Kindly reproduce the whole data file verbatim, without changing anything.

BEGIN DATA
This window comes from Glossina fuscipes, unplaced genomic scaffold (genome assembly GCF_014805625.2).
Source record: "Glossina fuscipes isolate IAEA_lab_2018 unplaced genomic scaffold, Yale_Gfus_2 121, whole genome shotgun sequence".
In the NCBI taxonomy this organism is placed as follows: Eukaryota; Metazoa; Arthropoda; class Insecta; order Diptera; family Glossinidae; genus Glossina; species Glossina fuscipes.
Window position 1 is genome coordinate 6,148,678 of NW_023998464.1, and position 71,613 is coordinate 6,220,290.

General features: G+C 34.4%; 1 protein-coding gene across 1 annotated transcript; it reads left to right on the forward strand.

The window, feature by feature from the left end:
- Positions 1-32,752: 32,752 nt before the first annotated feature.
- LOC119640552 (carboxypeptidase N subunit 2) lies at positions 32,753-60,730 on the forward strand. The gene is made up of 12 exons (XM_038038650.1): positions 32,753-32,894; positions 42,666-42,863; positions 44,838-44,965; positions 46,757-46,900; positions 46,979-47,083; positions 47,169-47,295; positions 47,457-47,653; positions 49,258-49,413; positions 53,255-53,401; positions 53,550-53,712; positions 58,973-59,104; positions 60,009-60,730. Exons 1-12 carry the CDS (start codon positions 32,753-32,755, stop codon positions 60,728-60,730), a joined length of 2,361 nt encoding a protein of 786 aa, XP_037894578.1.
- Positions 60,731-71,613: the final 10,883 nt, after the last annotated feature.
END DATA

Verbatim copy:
This window comes from Glossina fuscipes, unplaced genomic scaffold (genome assembly GCF_014805625.2).
Source record: "Glossina fuscipes isolate IAEA_lab_2018 unplaced genomic scaffold, Yale_Gfus_2 121, whole genome shotgun sequence".
In the NCBI taxonomy this organism is placed as follows: Eukaryota; Metazoa; Arthropoda; class Insecta; order Diptera; family Glossinidae; genus Glossina; species Glossina fuscipes.
Window position 1 is genome coordinate 6,148,678 of NW_023998464.1, and position 71,613 is coordinate 6,220,290.

General features: G+C 34.4%; 1 protein-coding gene across 1 annotated transcript; it reads left to right on the forward strand.

The window, feature by feature from the left end:
- Positions 1-32,752: 32,752 nt before the first annotated feature.
- LOC119640552 (carboxypeptidase N subunit 2) lies at positions 32,753-60,730 on the forward strand. The gene is made up of 12 exons (XM_038038650.1): positions 32,753-32,894; positions 42,666-42,863; positions 44,838-44,965; positions 46,757-46,900; positions 46,979-47,083; positions 47,169-47,295; positions 47,457-47,653; positions 49,258-49,413; positions 53,255-53,401; positions 53,550-53,712; positions 58,973-59,104; positions 60,009-60,730. Exons 1-12 carry the CDS (start codon positions 32,753-32,755, stop codon positions 60,728-60,730), a joined length of 2,361 nt encoding a protein of 786 aa, XP_037894578.1.
- Positions 60,731-71,613: the final 10,883 nt, after the last annotated feature.